Weatherization with Healthy Homes and a little LEED
Lots to report on healthy homes these days. The Department of Energy has been working to address environmental health hazards encountered during weatherization work and has been working with the National Association for State Community Services Programs (NASCSP) to promote their Weatherization Plus Health program across the country through a series of State conferences that kicked off this week in Manhattan.
The NYC Department of Health & Mental Hygiene and the NYS Homes & Community Renewal hosted two days of joint energy efficiency/healthy homes awareness and presentations by government officials, consultants and local community based representatives. This was a great opportunity to become familiar with the latest guidance from the DOE and EPA regarding weatherization health & safety, including the DOE 2011 Weatherization Health & Safety Guidance and the EPA “Healthy Indoor Environment Protocols for Home Energy Upgrades”.
Take a good look at those documents for a peek into best practices for environmental hazard control during weatherization. The hope here is that weatherization and other home improvement folks will recognize and utilize the existing infrastructure for hazard identification and mitigation (i.e. remediation, abatement). Asbestos, lead, IAQ, mold and radon professionals will appreciate the effort that Federal, State and local are putting into ensuring that weatherization is conducted without creating new health and safety issues.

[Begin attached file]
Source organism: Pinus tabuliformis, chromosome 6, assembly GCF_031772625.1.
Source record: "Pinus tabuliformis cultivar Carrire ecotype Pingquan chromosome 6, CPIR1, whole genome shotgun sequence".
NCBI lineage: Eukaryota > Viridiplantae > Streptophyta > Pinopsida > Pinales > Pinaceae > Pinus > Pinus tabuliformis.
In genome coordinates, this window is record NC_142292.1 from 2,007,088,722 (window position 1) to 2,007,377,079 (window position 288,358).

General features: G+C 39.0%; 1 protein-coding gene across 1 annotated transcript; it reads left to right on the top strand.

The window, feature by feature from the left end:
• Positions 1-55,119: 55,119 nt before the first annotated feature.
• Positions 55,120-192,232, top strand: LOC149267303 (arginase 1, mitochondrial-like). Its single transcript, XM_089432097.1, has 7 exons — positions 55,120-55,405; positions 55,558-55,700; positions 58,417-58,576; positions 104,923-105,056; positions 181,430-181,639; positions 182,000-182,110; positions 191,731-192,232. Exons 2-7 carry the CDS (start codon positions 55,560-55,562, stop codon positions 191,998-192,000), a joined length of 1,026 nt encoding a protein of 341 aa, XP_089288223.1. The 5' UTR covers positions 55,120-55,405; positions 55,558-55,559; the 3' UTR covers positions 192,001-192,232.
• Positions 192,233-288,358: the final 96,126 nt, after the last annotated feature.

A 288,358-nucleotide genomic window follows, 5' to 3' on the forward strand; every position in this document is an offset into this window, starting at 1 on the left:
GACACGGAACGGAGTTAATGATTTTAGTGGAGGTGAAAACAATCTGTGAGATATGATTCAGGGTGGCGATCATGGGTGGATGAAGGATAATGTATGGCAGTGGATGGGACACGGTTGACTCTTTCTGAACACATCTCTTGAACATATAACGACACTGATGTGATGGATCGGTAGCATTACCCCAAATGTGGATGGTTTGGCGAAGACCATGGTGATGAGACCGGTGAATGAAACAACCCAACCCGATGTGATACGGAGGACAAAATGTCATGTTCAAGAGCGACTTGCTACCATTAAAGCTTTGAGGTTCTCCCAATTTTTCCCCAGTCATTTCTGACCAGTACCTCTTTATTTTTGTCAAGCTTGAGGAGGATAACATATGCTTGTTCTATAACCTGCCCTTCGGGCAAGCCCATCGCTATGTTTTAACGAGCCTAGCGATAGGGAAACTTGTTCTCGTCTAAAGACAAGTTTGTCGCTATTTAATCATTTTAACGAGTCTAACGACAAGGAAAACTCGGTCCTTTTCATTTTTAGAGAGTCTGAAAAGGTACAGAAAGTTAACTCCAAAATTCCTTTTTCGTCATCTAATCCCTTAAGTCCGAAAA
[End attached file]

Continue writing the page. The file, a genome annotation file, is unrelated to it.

Don’t forget about our weekly raffle.
Our winner for this week is Ken Jackson.
Keep those entries coming.
Weatherization with healthy homes offers a win-win for owners, residents and those doing the work, by creating a healthier dwelling without harming those who do the work. Energy upgrades save money for the owner in the short term; hazard control benefits occupants and us all by reducing the cost of health care in the long term.
We’re also busy working on best environmental practices in new construction, partnering with the Scarano Architects, the Green Kitchen Institute and Daemen College’s Global and Local Sustainability Program to introduce innovative techniques for healthy living environments under the US Green Building Council Leadership in Energy and Environmental Design (LEED) for Homes. We’ll be introducing LEED into our outreach and training efforts in the coming months. Let us know if that’s of interest to you.
BTW, here are a couple upcoming courses you shouldn’t miss. Best to get ahead of the curve.
Asbestos Allied Trades and Project Monitor Refresher’s in Rochester
Asbestos Project Designer and Operations and Maintenance Intial’s in Buffalo
Lead Renovator Intials in Niagara Falls and Utica